Bolingbrook police officer James Coughlin testified Tuesday as prosecutors sought to prove Drew Peterson murdered Kathleen Savio in 2004. Christian Farr reports.
A former colleague of Drew Peterson's has testified that Peterson once told him his life would be easier if his third wife was dead.
Bolingbrook police officer James Coughlin testified Tuesday as prosecutors sought to prove Peterson murdered Kathleen Savio in 2004.
Coughlin told jurors he ran into Peterson at the Will County courthouse weeks before Savio was found dead in her bathtub.
He says Peterson made an apparent reference to his estranged wife eventually getting all his money. Coughlin told jurors Peterson then added that his "life would be easier" if Savio was dead.
Under cross-examination, Coughlin said he didn't think Peterson was serious at the time.
No Sign of Struggle
Crime-scene investigator Robert Deel said he saw no signs of a struggle at the home where Peterson's third wife was found dead in a bathtub.
Deel testified under cross-examination that he's been at other murder scenes where doors are broken, holes are punched into walls and there's blood splattered everywhere.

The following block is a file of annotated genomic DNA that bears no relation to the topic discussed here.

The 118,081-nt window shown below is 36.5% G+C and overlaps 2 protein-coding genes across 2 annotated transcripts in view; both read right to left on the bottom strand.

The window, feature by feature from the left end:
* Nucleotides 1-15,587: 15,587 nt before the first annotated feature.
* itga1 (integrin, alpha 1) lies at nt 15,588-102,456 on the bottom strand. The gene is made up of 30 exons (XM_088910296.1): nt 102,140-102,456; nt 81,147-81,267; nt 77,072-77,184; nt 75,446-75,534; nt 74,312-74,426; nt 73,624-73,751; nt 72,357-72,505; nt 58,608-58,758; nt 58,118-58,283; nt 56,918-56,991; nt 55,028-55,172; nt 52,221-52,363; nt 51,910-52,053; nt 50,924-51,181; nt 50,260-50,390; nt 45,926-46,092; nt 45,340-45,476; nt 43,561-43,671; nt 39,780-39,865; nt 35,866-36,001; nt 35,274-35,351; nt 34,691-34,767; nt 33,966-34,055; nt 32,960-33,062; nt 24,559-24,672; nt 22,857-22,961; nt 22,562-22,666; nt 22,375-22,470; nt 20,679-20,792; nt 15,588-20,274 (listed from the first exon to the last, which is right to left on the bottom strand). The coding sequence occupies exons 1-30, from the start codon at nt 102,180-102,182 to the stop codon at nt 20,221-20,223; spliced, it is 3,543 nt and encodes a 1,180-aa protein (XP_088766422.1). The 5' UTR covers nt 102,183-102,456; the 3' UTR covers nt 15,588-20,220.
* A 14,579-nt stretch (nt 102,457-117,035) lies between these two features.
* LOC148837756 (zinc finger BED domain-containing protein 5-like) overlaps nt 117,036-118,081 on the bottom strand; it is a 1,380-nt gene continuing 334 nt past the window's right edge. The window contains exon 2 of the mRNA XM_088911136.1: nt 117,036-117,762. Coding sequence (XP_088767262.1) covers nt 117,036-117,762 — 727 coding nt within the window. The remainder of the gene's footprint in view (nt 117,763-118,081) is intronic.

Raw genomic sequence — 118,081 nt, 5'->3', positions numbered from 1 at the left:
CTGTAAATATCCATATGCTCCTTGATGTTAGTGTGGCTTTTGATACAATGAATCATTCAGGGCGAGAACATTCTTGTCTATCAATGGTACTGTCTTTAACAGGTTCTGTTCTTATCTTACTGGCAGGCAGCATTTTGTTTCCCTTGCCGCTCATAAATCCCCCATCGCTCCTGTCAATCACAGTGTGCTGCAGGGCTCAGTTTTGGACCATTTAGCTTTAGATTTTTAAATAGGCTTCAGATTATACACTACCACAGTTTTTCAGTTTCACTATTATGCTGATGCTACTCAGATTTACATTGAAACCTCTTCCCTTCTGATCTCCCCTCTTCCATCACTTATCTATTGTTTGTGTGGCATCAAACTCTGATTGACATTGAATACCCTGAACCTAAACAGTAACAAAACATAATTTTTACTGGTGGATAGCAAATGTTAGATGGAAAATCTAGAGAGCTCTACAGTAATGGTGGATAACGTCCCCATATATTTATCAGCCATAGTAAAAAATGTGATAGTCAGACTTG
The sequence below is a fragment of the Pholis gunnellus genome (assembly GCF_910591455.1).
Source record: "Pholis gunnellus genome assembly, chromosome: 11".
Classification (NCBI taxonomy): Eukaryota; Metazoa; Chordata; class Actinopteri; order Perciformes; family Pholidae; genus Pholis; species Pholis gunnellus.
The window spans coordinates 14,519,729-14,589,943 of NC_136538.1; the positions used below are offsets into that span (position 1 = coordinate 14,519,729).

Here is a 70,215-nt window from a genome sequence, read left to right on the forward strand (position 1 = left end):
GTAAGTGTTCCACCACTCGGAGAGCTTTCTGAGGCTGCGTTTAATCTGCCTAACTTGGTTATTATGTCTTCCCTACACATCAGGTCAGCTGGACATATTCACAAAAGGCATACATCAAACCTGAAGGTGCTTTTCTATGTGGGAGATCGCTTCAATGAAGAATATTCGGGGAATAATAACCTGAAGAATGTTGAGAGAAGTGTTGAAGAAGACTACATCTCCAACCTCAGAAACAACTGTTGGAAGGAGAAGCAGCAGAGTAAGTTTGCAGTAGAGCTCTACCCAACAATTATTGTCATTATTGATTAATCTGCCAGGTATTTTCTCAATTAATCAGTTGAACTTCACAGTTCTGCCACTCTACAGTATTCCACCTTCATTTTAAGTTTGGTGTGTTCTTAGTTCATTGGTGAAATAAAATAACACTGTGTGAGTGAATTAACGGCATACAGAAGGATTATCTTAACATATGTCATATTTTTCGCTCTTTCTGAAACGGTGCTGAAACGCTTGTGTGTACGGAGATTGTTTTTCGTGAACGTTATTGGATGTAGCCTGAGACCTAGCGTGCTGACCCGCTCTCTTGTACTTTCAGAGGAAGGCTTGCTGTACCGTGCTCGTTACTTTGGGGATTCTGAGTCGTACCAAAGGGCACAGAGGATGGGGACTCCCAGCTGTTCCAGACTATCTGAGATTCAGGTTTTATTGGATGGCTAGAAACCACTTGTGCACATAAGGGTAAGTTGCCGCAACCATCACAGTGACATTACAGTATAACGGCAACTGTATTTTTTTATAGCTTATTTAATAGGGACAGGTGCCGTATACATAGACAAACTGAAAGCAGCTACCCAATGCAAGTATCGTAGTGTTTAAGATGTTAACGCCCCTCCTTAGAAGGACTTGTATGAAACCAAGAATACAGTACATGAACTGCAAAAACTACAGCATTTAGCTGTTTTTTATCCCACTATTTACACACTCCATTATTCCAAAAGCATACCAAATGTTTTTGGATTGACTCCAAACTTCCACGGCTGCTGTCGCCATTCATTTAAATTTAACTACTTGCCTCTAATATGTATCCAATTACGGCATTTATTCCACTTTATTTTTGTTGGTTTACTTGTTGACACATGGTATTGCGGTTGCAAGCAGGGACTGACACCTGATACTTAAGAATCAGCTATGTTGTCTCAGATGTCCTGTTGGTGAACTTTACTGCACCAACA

He added dramatically that, in his words, "When someone is fighting for their lives, it's an intense thing."
But he says there were no such signs at Savio's home.
Prosecutors are trying to convince jurors that there's no physical evidence in the case because the investigation was botched by police.
Peterson was charged in the 2004 murder of Kathleen Savio, found in a bathtub in her Bolingbrook home. Savio's death originally was ruled an accidental drowning but years later was reclassified as a homicide.
Judge Edward Burmila called a recess last week after a juror became sick and broke out into a coughing fit during court.
Before the recess, Savio's older sister, Anna Doman, testified a "scared and upset" Savio came to see her six weeks before the death and said Peterson had threatened her.
"Drew had told her he was going to kill her," Doman testified, "that she wasn't going to make it to the settlement."
"She made me promise over and over again to take care of her boys," Doman said.
It also was decided Harry Smith, Savio's divorce attorney, would not testify for the day.
The idea of Smith's testimony had been contentious in pre-trial motions. Peterson's attorneys had argued Smith violated attorney-client privilege when he testified at a hearing about conversations he had with Savio and Stacy Peterson, Peterson's fourth wife who disappeared.
Peterson's trial hasn't been without complications. Multiple objections flew on the first day, and in the first week, defense called for a mistrial over tainted testimony. Burmila decided to deny the motion and told jurors to ignore the contentious portion of testimony.